The Interplay Between Obesity and Sarcopenia in Old Age

Aging per se leads to gradual changes in body composition with increases in fat mass and decreases in muscle mass. Aging is associated with a reduction in skeletal muscle fiber size and number, a reduction in muscle mass and quality, a reduction in oxidative capacity and with an increased muscle fat infiltration. All together leading to a reduction of muscle strength and power, subsequently causing mobility disability and functional impairment, a condition named sarcopenia (2). Muscle mass generally peaks at the end of the third decade of life, after which it declines by approximately 0.37 and 0.47% per year in women and men, respectively. The etiology of this age-related muscle loss is multifactorial (2). It may result from metabolic conditions including chronic inflammation, hormonal changes, oxidative stress, skeletal muscle mitochondrial and stem cell dysfunction (1720) as well as lifestyle factors including sedentary behavior, low physical activity and poor nutrition including protein and micronutrient deficiencies (21, 22). Aging is also associated with relative or absolute increments in body fat, which may lead to or worsen pre-existing overweight and obesity (2325).

Furthermore, old age epitomizes the synergistic interactions between obesity and sarcopenia. A reduction in muscle mass directly leads to lower whole-body metabolic rate and reduced oxidative capacities. This leads to lower energy expenditure from basal metabolism, which may contribute to further weight gain, which is mostly fat mass, particularly if protein intake is too low (26). In turn, excess body fat may enhance age-associated systemic and tissue inflammation, oxidative stress, mitochondrial dysfunction and insulin resistance with direct negative impact on skeletal muscle (3, 27, 28). For example, in the presence of positive energy balance and limited adipose tissue expandability to store excess lipids, ectopic muscle fat infiltration commonly occurs. This muscle fat infiltration is associated with poor muscle quality (3, 29) and is associated with insulin resistance (30) leading to further reduction of muscle strength and endurance (31, 32). Furthermore, both obesity and low muscle mass may be associated with anabolic resistance—the limited skeletal muscle protein synthetic response after an anabolic stimulus, for example, protein intake or physical activity (3338). Nevertheless, how this mechanism works remains to be elucidated as recent studies did not find an association of obesity or fat intake on muscle protein synthesis (39, 40).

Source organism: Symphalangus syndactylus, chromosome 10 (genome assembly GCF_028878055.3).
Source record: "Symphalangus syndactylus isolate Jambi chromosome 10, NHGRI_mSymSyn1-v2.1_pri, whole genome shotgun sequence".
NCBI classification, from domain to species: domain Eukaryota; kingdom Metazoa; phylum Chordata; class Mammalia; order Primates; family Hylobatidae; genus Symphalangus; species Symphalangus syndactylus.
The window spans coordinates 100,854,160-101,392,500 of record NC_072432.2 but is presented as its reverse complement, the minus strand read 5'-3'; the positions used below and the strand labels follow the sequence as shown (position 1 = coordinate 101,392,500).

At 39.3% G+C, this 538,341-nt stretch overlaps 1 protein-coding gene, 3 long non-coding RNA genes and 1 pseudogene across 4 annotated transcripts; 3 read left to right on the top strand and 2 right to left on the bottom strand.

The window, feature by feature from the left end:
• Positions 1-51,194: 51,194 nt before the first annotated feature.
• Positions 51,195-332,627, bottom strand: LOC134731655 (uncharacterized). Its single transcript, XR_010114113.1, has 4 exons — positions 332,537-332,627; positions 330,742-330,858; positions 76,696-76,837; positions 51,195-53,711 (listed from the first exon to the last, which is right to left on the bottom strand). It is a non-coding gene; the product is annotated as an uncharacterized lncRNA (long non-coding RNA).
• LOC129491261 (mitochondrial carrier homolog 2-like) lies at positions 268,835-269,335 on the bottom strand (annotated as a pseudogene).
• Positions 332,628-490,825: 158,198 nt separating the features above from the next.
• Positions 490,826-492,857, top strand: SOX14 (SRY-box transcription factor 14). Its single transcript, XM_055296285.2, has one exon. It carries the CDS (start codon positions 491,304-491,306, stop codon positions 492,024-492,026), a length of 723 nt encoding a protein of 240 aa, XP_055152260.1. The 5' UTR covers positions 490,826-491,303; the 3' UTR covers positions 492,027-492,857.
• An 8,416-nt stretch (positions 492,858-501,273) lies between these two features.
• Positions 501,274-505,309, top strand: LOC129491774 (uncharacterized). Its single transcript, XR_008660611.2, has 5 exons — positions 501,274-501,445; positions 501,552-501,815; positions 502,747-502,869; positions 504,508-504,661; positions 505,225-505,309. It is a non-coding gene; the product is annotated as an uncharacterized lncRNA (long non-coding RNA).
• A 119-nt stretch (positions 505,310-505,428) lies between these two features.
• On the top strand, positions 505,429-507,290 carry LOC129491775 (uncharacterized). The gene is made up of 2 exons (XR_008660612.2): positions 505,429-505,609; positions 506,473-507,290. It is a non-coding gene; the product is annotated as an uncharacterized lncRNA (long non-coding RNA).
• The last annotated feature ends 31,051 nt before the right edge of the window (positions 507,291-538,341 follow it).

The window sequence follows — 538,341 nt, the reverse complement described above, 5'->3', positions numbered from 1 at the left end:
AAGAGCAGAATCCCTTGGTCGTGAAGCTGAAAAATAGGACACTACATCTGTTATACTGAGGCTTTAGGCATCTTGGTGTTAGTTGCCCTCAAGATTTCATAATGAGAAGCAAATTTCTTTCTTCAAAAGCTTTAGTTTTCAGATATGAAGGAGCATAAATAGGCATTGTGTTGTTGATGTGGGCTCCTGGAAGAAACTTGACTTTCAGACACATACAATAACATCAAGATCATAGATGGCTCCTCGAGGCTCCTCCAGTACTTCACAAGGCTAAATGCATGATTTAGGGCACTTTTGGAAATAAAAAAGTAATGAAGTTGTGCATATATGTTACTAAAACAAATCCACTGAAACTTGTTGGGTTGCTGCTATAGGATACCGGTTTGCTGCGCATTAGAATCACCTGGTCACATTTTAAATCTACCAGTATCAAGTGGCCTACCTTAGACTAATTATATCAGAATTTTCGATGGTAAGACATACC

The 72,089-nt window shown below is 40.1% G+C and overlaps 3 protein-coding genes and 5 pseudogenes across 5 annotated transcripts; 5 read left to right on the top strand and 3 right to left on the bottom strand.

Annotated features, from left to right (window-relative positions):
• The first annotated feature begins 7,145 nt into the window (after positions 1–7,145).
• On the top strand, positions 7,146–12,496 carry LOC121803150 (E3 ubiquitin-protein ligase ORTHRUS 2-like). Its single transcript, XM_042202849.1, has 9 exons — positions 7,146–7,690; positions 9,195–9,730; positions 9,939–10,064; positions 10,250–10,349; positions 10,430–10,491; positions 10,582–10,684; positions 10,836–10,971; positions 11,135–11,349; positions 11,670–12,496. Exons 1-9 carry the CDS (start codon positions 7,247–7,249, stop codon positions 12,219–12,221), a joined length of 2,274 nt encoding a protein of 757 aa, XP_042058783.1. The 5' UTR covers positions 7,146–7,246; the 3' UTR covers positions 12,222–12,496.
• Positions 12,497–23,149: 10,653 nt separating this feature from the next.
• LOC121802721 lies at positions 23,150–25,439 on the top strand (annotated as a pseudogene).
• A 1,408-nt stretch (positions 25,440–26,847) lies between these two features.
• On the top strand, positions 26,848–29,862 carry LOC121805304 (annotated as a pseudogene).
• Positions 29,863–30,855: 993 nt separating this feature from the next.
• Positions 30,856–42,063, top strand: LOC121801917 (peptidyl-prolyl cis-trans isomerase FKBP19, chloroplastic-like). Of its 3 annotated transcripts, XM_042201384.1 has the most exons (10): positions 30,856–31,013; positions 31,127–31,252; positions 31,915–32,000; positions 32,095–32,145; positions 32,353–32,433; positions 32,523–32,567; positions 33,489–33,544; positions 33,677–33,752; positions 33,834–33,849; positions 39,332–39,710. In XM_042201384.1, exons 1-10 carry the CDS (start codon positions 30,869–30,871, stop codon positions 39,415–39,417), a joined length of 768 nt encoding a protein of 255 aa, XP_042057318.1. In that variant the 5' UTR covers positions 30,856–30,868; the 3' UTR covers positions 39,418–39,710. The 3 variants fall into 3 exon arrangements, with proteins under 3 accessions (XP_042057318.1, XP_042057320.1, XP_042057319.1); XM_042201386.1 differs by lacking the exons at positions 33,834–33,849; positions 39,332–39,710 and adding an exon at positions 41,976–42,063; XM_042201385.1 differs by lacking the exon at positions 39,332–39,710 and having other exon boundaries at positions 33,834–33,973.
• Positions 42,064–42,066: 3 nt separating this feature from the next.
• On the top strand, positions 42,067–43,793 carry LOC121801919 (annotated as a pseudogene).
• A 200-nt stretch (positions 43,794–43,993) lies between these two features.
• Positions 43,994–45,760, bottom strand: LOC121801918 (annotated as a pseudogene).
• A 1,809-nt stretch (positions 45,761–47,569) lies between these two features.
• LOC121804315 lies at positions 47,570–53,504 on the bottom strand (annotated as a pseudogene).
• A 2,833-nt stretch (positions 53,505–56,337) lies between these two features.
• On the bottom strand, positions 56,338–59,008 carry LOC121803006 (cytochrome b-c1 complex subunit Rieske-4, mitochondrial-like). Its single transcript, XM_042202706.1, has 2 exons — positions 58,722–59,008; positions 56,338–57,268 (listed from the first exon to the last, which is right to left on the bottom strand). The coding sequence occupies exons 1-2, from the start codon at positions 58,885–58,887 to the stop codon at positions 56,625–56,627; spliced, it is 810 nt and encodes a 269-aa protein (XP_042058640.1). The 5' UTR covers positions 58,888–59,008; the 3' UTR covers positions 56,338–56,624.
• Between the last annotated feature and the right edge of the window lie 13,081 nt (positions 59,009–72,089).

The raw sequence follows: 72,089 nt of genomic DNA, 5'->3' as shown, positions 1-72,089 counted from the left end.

Other, age-associated, causes that have been suggested are among others lipotoxicity, inflammation, insulin resistance (type II diabetes) and low physical inactivity (41).

On top of the above-mentioned metabolic interactions, sarcopenia and obesity also interact in daily life. Obesity often promotes inactivity, as routine activities of daily living—walking, climbing stairs, maneuvering in public spaces—are more difficult for obese individuals, let alone participation in leisure activities or exercise programs (42). In addition, a frequently forgotten issue is that muscles in obese persons need to move a higher body mass, so even an apparently normal muscle strength may not be enough to perform activities that would be feasible with a lower body weight. Furthermore, another important cause of sarcopenic obesity may stem from weight cycling that can occur in obese people. Indeed, it has been shown that successive periods of weight loss and regain promote sarcopenia through a higher recovery of fat mass than fat free mass during weight regain (43, 44). Specifically, weight loss alone is already a risk for sarcopenia as approximately 25% of the lost weight is attributable to fat free mass (26). Through all of the above combined mechanisms, obesity leads to sarcopenia and vice versa with strong synergistic vicious cycles that are particularly dangerous in older adults (3, 4, 12). Older adults should therefore be stimulated to prevent weight gain and preserve muscle mass.

Lose the Fat, Preserve the Muscle—the Essence of Diet, Exercise and Physical Activity